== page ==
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Look, who am I to complain? I’ve published thirteen books and thousands of articles. My first book, Women and Madness, which came out in 1972, sold nearly three million copies. In the last forty years, my work has been reviewed and I’ve been interviewed coast to coast on every continent, yes, even in the London Times, the London Guardian, Le Monde, La Stampa, Il Foglio, Spiegel, Politiken, Il Globo, Yediot Aharonot, etc. and of course, in the Philadelphia Inquirer, the Washington Post, the Minneapolis Star, The San Francisco Examiner, the Los Angeles Times and the New York Times.
A complete unknown, I’m not.
Indeed, the Gray Lady is my hometown newspaper. Beginning in 1972, they started reviewing my every book, (twice on the front page of their Book Review), and they started interviewing me. Not all the reviews were gushing but when the review was “mixed,” countless letters appeared, (written both by me and by others), and I was invariably interviewed or asked to submit a piece on the subject. Once, in 1986, I co-ordinated a conference in New York City about women and custody that their reporter covered in two separate articles.
So–how can I complain? I’ve also published numerous op-ed articles and letters in the New York Times; my goddamn photo appeared in their pages in the late 1970s and again, in 1990, I appeared on the cover of their magazine.
How quickly they forget.
This past Sunday, the New York Times magazine published an issue which promoted a new book by one (or two) of their own: Nicholas D. Kristof and his wife, Sheryl WuDunn. It’s title: Half the Sky: Turning Oppression into Opportunity: for Women World-wide. I happen to adore Kristof’s work. True, he is standing on the shoulders of all my compatriot Second Wave feminists–but that’s precisely what he’s supposed to do. Also true: He, as well as most other journalists, rarely connect the political dots as we once did and they even more rarely intone our names.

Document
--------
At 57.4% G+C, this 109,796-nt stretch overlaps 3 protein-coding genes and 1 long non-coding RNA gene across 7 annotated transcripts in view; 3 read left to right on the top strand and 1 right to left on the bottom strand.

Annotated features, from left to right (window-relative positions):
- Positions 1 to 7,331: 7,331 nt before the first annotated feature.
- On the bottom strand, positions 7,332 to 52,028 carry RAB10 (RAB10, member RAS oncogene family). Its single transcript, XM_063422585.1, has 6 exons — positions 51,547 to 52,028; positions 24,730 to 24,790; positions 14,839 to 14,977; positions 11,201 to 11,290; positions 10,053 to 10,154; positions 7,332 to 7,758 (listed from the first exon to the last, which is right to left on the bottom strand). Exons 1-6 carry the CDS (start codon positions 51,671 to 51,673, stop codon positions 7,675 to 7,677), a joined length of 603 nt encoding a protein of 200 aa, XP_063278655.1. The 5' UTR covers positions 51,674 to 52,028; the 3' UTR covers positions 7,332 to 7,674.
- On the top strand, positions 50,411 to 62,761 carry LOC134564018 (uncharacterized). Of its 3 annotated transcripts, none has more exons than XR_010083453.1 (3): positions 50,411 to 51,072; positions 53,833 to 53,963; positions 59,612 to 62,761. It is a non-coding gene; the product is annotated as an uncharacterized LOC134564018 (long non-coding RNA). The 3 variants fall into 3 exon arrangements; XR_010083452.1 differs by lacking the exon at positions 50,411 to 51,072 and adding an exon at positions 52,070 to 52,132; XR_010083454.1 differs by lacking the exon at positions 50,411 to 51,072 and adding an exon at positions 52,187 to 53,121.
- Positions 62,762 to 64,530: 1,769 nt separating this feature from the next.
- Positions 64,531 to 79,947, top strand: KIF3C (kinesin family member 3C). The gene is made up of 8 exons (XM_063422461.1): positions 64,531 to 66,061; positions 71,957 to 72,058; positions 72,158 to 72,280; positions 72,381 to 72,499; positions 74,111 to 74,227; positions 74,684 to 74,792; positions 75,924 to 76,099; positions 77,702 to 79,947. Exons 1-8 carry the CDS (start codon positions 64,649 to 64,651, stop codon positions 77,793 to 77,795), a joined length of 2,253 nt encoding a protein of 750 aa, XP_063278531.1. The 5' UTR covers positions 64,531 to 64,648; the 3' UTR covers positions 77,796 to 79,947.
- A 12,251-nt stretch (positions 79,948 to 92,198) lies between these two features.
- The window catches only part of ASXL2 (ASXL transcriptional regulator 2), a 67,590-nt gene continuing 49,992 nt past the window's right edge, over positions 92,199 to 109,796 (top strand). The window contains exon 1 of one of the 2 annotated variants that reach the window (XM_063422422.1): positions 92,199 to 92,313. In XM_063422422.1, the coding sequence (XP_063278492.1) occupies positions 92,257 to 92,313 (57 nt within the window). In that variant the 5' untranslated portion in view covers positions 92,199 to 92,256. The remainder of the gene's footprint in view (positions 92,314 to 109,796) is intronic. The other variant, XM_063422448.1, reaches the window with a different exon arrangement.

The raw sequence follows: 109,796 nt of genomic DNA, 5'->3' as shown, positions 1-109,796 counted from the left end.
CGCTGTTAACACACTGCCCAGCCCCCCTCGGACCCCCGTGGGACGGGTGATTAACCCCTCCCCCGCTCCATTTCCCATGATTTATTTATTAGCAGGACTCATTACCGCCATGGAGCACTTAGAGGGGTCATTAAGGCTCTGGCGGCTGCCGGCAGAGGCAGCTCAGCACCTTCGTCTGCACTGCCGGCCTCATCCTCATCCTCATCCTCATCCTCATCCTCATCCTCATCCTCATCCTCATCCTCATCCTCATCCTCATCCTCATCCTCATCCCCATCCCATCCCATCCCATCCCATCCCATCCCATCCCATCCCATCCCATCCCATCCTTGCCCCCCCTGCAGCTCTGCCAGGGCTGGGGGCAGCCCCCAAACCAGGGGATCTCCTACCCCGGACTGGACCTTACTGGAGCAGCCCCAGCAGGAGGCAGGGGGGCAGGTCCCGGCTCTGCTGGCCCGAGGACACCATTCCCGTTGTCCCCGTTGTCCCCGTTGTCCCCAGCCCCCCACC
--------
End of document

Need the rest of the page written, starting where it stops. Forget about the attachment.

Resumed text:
So here’s what puzzled me. In their infinite wisdom, The Paper of Record decided that there is only one “feminist hawk” in the entire universe and his name is…David Horowitz of Frontpage magazine. Actually, this is a giant step forward. Usually Horowitz is demonized as a Traitor who left Ramparts (both the magazine he edited and the faux-fighting American left which it represented) in the dust and became a born-again, fire-breathing conservative.
Here, he is credited not only for publishing the work of “feminist hawks” but for being the only “feminist hawk” they could find to name. The article gets even more peculiar when it presumes to tell us that the “feminist hawk” phenomenon is mainly a “hybrid” invention of the “internet,” one that has “borrowed left-wing shibolleths as one way that conservative ideas can make it big in a generally more liberal online social sphere.”
C’mon: Prick me, will I not bleed?
The very articles that are mentioned in the New York Times about “female prisoners being raped in Iran…and a possible honor killing by an immigrant in New York” were written by none other than myself. Over the years, to their credit, Frontpage Magazine and Pajamas Media have continuosly published serious feminist articles (many of them by feminists, myself included), which have focused on Islamic gender apartheid and on the failure of Western feminism to stand up to it–even to name it.
Among the writers concerned with women’s rights are: Frontpage editor, Jamie Glazov; Tammy Bruce (who was once the President of Los Angeles NOW); Nonie Darwish; Brigitte Gabriel; Professor Donna Hughes; Nancy L. Kobrin; Robert Spencer, Wafa Sultan; and countless others. I will be adding more names to this list.
I know, I know: Many of the above writers are conservatives, not liberals. Some are new-comers, others not. But, they are all, myself included, “hawkish” on the subject of the war against women and a) will not engage in cultural relativism to avoid being called “racists” or “Islamophobes;” b) will not be held hostage to one of two political parties; c) will not sacrifice Israel, America, the West, Muslim and other Third World dissidents–or the truth in order to remain politically correct and aligned to social, political, and funding networks.
Both David Horowitz and Jamie Glazov gave me a venue six years ago where I could write about dozens of issues relevant to women’s freedom, and to the survival of an imperfect but not yet barbaric West. More than two years ago, Pajamas Media gave me a home where I now publish Chesler Chronicles.
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